Some of these factors are within the City of Sydney’s purview but most of them are state or Federal matters. By definition this limits what local politicians can do.

Which doesn’t mean they shouldn’t try to do them and it’s good to see these topics have become issues in the local elections. For Sydney though, one suspects it’s going to business as usual until The Lucky Country’s luck runs out.

Aug 202016
 

As Japan’s society ages and urbanises, the effects are being seen in buildings and communities being abandoned.

The Japan Times reports on how the nation is now becoming a magnet for urban explorers discovering what lies insides abandoned homes, hospitals, hotels and theme parks.

Many of the abandoned tourist attractions are legacies of the 1980s economic boom that saw a massive over-investment in property plays. With a shrinking population, those facilities were always doomed but in a growing society, there would have been economic reasons for redeveloping them.

In Japan though, those economic drivers don’t exist in much of the country as the Japan Times explains.

“Japan is in some sense uniquely blessed as a land of ruins. Its rapidly aging population, low birth rate, urbanization and lack of immigration have left a legacy of ghost towns and more than 8 million abandoned homes, or akiya. That tally could hit 21.5 million, one-third of all residences nationwide, by 2033, according to the Nomura Research Institute.”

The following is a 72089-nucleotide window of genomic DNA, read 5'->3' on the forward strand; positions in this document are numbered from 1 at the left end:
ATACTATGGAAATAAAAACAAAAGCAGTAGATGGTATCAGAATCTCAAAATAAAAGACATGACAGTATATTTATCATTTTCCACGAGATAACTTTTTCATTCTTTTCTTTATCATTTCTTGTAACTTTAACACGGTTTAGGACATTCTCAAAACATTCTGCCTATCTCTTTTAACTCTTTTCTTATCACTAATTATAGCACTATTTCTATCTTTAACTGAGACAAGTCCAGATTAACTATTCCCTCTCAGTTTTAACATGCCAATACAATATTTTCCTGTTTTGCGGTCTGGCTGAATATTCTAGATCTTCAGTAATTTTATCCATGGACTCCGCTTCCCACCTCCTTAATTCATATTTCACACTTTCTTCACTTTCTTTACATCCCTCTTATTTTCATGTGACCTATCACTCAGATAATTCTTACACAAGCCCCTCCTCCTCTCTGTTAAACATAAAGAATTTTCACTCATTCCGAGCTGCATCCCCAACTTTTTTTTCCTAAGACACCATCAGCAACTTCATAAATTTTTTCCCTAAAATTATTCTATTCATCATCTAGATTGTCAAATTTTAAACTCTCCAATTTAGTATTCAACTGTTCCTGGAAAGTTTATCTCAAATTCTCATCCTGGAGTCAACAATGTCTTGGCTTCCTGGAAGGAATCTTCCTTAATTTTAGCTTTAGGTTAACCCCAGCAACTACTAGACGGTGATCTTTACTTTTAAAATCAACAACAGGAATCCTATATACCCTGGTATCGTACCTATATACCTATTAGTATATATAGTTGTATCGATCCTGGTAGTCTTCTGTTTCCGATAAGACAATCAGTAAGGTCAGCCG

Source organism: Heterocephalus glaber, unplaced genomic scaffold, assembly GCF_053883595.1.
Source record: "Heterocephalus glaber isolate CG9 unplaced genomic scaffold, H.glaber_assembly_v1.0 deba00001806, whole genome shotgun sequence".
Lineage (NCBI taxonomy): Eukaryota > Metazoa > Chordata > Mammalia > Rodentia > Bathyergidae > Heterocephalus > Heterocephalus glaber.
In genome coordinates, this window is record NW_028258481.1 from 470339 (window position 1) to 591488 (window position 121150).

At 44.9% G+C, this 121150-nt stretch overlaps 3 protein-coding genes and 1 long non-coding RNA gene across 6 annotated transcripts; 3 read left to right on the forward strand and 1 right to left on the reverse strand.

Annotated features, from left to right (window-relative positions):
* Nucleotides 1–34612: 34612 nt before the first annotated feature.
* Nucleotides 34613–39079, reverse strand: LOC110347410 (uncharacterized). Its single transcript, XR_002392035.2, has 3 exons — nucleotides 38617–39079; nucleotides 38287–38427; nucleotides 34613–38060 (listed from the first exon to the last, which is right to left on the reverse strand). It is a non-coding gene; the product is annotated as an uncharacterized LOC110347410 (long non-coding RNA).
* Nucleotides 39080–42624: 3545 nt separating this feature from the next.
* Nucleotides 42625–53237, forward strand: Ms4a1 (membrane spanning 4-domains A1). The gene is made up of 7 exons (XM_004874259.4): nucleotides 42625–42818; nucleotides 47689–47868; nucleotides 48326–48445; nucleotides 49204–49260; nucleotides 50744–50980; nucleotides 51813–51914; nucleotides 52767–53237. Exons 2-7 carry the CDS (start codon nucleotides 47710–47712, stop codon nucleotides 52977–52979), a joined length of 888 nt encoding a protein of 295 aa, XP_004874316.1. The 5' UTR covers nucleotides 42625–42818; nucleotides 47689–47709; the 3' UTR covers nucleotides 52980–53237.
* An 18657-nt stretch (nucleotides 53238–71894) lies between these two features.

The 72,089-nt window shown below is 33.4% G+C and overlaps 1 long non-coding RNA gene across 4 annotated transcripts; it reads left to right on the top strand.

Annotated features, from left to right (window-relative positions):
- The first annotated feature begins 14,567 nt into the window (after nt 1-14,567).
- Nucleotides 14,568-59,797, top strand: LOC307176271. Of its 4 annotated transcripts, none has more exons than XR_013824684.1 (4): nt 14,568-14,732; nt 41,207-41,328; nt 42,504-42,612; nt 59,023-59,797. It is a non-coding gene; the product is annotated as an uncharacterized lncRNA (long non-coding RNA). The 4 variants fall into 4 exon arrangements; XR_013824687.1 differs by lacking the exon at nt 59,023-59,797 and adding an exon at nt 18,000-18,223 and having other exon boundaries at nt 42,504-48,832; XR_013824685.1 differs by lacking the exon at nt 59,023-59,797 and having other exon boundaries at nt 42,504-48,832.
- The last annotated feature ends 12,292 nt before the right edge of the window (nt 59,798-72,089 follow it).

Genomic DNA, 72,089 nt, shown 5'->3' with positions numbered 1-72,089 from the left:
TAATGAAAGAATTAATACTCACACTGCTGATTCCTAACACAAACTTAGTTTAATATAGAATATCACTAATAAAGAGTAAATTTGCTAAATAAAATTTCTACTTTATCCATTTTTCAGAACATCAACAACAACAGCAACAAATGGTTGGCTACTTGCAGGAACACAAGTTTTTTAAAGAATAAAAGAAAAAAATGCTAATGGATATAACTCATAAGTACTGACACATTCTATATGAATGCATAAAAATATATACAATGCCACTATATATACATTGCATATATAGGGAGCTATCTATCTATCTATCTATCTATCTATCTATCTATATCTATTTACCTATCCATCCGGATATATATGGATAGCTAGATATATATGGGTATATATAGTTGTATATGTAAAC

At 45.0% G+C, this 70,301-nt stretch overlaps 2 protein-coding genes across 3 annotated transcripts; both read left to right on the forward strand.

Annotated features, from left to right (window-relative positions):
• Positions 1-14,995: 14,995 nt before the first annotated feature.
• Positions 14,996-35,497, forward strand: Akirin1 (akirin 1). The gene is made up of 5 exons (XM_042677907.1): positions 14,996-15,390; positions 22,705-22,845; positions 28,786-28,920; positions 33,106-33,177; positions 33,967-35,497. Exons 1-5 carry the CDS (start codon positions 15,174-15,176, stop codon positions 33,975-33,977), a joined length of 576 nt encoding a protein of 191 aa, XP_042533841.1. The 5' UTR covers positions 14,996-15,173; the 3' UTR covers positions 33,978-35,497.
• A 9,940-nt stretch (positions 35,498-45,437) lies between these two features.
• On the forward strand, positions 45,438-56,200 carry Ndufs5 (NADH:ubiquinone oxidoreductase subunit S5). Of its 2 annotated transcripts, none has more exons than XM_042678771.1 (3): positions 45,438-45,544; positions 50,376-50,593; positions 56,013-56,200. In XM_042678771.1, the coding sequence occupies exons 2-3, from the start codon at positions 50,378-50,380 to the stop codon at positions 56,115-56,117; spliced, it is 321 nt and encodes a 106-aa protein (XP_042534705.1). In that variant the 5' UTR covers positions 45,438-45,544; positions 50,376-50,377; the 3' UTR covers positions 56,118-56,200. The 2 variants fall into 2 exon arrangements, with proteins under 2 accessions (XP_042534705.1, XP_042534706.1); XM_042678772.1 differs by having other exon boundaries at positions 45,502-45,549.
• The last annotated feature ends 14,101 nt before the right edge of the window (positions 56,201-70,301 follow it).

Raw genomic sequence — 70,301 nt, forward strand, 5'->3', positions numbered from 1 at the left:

Japan is the first of many nations that will face the consequences of an aging population, what they do will be a lesson to all of those who follow. Of those, China will probably the biggest experiment.

One big lesson is property demand changes and once valuable assets don’t necessarily hold their value in the face of a societal shift.

Aug 182016
 

A common factor when talking to tech companies is their talk of disrupting industries, they themselves are not immune from change though.

This week networking giant Cisco announced they would cut seven percent of their workforce, nearly 5,500 employees, as the company deals with the shift to software defined networking equipment continues.

Industry commentators are warning Cisco are not alone as software and cloud based services change the tech industry with Global Equities Research’s Trip Chowdhry estimating the sector may shed up to 370,000 positions this year.

Today I had the opportunity to ask Autodesk’s Pat Williams, the company’s Senior Vice President for Asia Pacific, about the challenges facing companies transitioning to the cloud. At the beginning of the year Autodesk announced they would be cutting ten percent, over 900 jobs, as part of a structuring plan.